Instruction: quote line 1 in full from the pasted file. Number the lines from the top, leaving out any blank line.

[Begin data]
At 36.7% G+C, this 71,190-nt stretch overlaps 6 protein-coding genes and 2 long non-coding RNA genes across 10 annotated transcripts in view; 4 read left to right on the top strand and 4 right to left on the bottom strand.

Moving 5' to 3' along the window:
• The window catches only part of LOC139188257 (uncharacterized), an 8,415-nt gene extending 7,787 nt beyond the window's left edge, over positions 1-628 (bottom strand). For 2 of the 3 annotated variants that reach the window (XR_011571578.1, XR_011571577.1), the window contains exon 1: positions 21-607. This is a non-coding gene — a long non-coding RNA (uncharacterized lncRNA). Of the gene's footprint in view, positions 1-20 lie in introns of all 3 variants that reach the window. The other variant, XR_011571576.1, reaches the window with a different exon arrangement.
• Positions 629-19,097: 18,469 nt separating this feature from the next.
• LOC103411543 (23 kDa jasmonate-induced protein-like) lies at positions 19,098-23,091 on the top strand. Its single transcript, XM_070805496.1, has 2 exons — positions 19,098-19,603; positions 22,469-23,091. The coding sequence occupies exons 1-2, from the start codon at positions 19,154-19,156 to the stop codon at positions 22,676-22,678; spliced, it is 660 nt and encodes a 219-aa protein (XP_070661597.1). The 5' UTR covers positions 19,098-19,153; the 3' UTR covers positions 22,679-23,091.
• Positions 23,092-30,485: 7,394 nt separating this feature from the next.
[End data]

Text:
At 36.7% G+C, this 71,190-nt stretch overlaps 6 protein-coding genes and 2 long non-coding RNA genes across 10 annotated transcripts in view; 4 read left to right on the top strand and 4 right to left on the bottom strand.